J. Ryan Stradal is the fiction editor of the online magazine The Nervous Breakdown and the acquisitions editor at Unnamed Press in Los Angeles. His debut novel, Kitchens of the Great Midwest, is the story of a young woman with a once-in-a-generation palate who becomes the iconic chef behind the country’s most coveted dinner reservation.
While Kitchens of the Great Midwest hits the bookstores today, it has already been one of the most buzzed about books of the summer, making the must-read lists of Fodor’s, Martha Stewart Living, and the BBC, just to name a few. It has been named a July Fiction Pick by Barnes and Noble and is an American Booksellers Associations Indie Next Great Pick for the month of August.
Dead Darlings was delighted to talk to J. Ryan about his debut novel.
Could you talk about the inspiration for the novel?
At its core, this book is a conversation with my mother, who died ten years ago, and my attempt to write a novel that she would’ve loved, were she still alive. I also love food and wine, and was compelled to write about a part of the country I love that I feel is comparatively underrepresented in literature.
I love the structure of Kitchens of the Great Midwest. Each chapter works as a complete short story. Did your novel start out as short fiction, or did it originate as a novel? Could you talk about how you came to structure the novel in this way?
It was always a novel. I knew the ending before I even started writing—I knew that the story would end with a carefully curated dinner party and I wanted to work backwards and tell the story of some of the most important guests.
The structure also allows you to go deeply into many characters and settings in a way that a more linear, one or two-POV novel wouldn’t–were there things you couldn’t do because of the structure you chose? Were there any limitations?
Absolutely—I felt that I couldn’t do any chapters in first or second person, for starters, and I didn’t want to tell the stories of any guests that had never met Eva Thorvald. Also, I felt I couldn’t repeat any characters’ POV chapters, with the chapters being so lengthy—and being that Eva only has one POV chapter, when she’s in grade school, I had to introduce a key moment in Eva’s life into each chapter. These were fun limitations, however.
The title of your novel–Kitchens of the Great Midwest–is so wonderful and grand. And the Midwestern setting of the book was such a large and important character. Could you talk about where the title came from? And was there something particular about the Midwest that you set out to express?
Thank you! It was just the first title I thought of—it’s what I named the Word file when I first saved it—and I stuck with it. I knew there would be key moments happening in kitchens in every chapter, and moreover, I enjoyed exploring that unifying theme of how food connects and defines the people in Eva’s life.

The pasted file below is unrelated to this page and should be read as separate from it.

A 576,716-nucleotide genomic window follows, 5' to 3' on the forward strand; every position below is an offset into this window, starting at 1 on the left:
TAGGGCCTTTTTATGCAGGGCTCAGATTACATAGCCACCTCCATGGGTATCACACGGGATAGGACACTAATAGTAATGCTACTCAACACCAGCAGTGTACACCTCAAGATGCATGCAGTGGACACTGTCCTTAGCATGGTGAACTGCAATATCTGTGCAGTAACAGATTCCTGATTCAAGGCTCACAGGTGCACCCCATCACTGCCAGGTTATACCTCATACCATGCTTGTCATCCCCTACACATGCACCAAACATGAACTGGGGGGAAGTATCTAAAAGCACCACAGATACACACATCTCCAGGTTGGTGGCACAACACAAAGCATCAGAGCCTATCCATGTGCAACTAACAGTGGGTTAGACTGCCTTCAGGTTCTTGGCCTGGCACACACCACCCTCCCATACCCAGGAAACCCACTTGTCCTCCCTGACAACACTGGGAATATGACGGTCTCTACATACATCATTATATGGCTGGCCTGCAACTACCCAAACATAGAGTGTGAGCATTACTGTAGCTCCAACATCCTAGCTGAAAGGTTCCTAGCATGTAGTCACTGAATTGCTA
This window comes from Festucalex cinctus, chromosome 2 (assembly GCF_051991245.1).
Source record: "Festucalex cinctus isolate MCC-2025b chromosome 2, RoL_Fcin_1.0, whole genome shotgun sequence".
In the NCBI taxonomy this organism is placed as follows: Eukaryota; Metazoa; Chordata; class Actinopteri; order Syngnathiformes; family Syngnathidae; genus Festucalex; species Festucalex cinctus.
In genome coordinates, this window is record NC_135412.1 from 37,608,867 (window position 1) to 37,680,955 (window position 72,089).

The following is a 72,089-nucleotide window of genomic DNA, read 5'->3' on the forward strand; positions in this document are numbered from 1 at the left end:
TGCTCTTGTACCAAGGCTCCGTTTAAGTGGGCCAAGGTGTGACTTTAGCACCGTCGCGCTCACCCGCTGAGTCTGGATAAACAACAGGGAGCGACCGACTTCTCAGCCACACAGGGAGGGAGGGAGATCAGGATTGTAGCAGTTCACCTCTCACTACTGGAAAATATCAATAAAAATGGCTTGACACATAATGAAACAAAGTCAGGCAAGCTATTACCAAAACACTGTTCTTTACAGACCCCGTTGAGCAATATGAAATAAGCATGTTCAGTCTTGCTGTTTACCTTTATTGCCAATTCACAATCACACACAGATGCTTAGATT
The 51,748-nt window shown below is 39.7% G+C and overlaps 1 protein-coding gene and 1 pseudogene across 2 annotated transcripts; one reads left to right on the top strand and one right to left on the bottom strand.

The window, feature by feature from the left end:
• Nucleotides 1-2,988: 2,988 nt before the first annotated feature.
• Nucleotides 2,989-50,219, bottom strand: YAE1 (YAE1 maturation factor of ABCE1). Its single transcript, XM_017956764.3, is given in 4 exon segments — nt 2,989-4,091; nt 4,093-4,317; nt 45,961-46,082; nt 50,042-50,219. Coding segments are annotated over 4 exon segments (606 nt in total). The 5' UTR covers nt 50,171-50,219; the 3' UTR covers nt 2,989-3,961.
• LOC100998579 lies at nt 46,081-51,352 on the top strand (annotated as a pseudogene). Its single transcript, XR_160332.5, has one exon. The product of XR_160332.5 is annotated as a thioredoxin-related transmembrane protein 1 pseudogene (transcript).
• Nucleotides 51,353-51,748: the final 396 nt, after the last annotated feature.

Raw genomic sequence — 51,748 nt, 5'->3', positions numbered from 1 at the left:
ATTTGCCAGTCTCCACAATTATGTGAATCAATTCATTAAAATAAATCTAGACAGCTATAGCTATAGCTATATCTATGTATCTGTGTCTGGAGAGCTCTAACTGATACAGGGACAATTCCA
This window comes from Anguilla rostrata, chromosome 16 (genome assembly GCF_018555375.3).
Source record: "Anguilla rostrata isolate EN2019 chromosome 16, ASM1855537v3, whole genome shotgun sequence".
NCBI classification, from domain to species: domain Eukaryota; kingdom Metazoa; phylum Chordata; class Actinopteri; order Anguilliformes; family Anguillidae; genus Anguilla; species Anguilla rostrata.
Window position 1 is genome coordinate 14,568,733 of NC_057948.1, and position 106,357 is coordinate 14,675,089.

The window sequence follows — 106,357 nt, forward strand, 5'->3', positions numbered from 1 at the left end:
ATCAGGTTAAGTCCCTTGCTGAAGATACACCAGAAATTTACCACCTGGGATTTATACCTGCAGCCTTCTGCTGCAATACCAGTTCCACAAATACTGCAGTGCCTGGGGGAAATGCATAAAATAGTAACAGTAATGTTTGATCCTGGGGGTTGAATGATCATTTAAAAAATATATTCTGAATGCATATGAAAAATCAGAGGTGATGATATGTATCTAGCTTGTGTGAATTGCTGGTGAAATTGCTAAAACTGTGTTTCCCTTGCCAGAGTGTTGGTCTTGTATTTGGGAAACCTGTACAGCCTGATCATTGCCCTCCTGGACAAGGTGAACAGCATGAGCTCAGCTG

In terms of expressing something in particular about the Midwest … I’d have to say that I was interested in capturing its contrasts, especially as they relate to food. For much of Minnesota’s history, the phrase “farm to table” would’ve been considered pretty unnecessary and self-evident for much of its residents. With the rise in dietary consciousness, more and more people are interested in growing their own food and putting thought into where the food they purchase comes from, and not just the folks in the Twin Cities.
You are now based in the Los Angeles area. Is there any way in which L.A. is like the Midwest?
The people are very friendly. There’s a rabid interest in local and seasonal produce. I know heirloom fanatics here who can hang with anyone in the Midwest. But mostly, it’s the people—it’s not an L.A. stereotype, but it’s absolutely true, in my experience. Maybe it helps that L.A. is populated with so many lovely Midwestern transplants.
It was recently announced on Publishers Marketplace that you will be editing Margaret Wappler’s debut Neon Green for Unnamed Press. Is this your first time editing another novelist’s debut? Has working with the editor of your book (Pamela Dorman, of Pamela Dorman Books, an imprint of Viking/Penguin Random House) influenced how you edit now?
Working with Margaret Wappler’s debut novel is indeed the first time I’ve edited anyone anyone’s manuscript. Certainly my experience with Pam Dorman has been a huge influence. I admire how Pam never loses sight of the entirety of the story and judges each sentence for its consonance with the realm that a novel creates. I did my best with Margaret’s, but I have a ways to go before I wield Pam’s wise, patient and discerning eye.
Finally, the most important question: What is your favorite bar? (Cookie, not watering hole.)
Too easy. Pat Prager’s Peanut Butter Bars. There’s a reason that recipe receives such a prominent role. I’ve never had a vegan version and I’d love to try that sometime.
For more information about J. Ryan Stradal, including his book tour dates, please visit his website.